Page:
A ZIP version of the stealer was shared by @malware_traffic which lured the victims to install trojanized Notepad++ installer, hosted in a fake website, distributed through google ads. The ZIP contains an installer with a large size of 765MB of which malicious payload size is only 325kb, the rest is zero-padded overlay.
While on execution, it performed a similar task explained above without the need for python binary to load the stealer dropper into memory, it didn’t use any initial loaders, but directly executed the Rhadamanthys dropper to download the next stage and deploy the Rhadamanthys stealer into the victim’s machine.
Gozi / Ursniff Stealer
Another researcher Will Dormann shared that the popular application WinRAR is also trojanized and shared through Google Ads. Upon analysing, the mentioned MSI file it had suspicious PowerShell scripts embedded to the CustomAction table.
On execution, the msiexec.exe will start PowerShell and execute the script declared in the CustomAction table which will download another encoded PowerShell script from the domain https://huggingface[.]co/Absurd/Xernya/raw/main/winrar, which is then decoded and executed. This will in-turn contact the C2 https://advertising-check[.]ru/start.php to do the following activity,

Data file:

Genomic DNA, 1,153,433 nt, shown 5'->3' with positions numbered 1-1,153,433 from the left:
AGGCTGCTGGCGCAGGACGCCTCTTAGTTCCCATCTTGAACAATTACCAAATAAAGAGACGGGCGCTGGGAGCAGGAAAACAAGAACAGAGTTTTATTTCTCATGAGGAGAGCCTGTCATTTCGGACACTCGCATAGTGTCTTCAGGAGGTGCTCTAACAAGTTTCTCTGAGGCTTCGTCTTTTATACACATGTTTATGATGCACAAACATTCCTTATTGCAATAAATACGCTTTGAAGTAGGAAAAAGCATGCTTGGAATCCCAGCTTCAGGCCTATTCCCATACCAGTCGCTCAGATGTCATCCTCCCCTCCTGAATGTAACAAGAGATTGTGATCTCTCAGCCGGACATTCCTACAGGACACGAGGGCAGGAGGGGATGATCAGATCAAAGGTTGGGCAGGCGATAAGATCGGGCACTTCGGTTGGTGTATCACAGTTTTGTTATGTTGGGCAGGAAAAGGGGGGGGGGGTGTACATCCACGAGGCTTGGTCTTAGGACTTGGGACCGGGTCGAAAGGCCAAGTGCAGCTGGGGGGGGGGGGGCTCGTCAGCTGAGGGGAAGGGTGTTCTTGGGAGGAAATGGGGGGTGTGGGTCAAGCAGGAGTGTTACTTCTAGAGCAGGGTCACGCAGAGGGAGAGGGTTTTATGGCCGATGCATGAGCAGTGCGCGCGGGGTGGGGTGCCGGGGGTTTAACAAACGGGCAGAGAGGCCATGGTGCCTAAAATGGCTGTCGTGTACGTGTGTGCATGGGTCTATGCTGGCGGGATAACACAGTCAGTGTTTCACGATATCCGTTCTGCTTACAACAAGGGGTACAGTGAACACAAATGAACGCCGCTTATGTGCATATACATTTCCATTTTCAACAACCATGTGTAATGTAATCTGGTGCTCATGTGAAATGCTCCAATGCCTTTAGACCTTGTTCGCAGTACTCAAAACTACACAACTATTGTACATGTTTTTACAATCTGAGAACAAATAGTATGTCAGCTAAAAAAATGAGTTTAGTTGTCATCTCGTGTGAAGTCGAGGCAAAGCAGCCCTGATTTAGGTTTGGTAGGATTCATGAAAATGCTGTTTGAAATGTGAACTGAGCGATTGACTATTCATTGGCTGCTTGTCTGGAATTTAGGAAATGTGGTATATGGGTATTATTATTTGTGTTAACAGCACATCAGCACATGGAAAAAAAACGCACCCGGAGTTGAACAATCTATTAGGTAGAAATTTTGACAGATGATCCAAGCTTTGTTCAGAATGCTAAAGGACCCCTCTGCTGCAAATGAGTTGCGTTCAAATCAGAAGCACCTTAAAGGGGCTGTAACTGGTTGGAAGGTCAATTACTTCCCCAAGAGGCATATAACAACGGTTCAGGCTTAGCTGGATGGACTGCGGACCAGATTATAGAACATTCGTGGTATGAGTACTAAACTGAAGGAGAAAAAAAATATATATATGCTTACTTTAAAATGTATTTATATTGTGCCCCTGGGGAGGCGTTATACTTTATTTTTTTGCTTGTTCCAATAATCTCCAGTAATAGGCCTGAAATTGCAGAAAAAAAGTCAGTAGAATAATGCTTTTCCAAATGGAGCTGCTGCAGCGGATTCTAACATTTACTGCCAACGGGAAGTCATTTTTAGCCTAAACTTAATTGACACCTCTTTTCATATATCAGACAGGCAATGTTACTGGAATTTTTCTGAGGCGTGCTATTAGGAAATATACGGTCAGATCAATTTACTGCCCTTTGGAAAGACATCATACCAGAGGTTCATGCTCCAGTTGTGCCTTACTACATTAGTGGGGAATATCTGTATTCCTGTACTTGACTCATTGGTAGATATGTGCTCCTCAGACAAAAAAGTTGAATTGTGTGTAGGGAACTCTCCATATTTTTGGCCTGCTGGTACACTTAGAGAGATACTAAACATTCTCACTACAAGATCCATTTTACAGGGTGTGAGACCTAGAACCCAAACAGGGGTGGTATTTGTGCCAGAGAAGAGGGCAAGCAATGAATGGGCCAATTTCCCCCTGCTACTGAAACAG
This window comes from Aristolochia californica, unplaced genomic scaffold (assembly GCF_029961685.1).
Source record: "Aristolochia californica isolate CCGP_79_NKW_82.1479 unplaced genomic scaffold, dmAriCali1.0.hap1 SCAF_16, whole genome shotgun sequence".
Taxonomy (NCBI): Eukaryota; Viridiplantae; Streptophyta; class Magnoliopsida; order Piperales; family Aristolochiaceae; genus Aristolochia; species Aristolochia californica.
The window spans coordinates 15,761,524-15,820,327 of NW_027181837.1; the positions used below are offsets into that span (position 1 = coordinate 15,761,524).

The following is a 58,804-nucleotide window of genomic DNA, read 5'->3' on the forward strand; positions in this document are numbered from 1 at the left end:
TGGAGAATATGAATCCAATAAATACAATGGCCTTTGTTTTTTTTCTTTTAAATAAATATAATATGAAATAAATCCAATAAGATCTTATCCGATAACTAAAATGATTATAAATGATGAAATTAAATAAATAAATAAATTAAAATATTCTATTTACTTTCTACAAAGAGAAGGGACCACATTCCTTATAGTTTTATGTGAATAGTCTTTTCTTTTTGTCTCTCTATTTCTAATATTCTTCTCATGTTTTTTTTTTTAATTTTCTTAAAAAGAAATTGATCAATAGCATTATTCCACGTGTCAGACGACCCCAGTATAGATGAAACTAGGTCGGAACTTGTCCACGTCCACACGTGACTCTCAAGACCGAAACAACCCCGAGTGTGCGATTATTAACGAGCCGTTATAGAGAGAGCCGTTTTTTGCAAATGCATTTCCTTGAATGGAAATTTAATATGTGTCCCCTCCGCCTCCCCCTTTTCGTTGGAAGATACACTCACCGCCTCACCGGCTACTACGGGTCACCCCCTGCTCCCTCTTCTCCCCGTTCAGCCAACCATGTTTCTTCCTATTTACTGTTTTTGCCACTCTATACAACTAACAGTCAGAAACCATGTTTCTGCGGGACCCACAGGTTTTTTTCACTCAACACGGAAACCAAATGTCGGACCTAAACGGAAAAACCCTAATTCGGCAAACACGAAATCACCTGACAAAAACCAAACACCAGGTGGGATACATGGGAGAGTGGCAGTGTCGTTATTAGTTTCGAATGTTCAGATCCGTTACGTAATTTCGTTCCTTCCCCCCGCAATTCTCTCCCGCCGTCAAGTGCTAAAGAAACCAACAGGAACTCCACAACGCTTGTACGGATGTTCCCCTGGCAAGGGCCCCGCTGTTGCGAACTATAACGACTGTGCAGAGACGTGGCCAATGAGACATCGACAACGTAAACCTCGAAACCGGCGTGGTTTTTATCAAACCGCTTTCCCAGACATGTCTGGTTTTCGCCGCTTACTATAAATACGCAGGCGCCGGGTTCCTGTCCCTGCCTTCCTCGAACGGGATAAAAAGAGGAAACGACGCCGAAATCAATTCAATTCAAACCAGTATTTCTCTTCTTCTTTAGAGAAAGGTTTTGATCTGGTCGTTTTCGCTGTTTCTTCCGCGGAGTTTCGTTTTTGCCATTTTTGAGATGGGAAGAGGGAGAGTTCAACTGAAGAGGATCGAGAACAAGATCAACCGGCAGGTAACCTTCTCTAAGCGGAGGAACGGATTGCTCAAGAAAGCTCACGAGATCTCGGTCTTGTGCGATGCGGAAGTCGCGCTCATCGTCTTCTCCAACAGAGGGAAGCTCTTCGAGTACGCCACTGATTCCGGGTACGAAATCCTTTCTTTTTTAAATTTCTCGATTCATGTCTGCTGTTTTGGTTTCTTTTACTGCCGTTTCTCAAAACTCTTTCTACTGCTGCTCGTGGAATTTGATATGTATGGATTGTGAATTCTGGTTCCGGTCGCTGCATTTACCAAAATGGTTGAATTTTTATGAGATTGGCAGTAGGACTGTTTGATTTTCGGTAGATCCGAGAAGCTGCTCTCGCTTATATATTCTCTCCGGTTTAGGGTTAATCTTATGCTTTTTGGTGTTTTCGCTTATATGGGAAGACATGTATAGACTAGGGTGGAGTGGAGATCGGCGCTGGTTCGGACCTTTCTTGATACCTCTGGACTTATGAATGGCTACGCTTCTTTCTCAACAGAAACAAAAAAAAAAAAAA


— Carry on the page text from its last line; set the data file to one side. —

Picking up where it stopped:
- Add defender exclusion to the process ZipCosdaz.exe, ZipCosdaz1.exe and Explorer.exe.
- Downloads the above-mentioned files from Bitbucket hosting service, Nsudo.exe from github repo, legit WINRAR application from win-rar.com then drops those in %appdata%\Roaming folder.
- Executes and installs the downloaded legit WINRAR setup file.
- Downloads and installs Gpg4win application from its original source.
- Removes the GPG encryption with the password ‘putingod’ using the installed gpg4win application.
- With the help of Nsudo.exe it launches the decrypted zipcosdaz1.exe,zipcosdaz.exe and zlocal.exe with full privileges.
- Informs C2 https://advertising-check[.]ru/install.php an installation happened.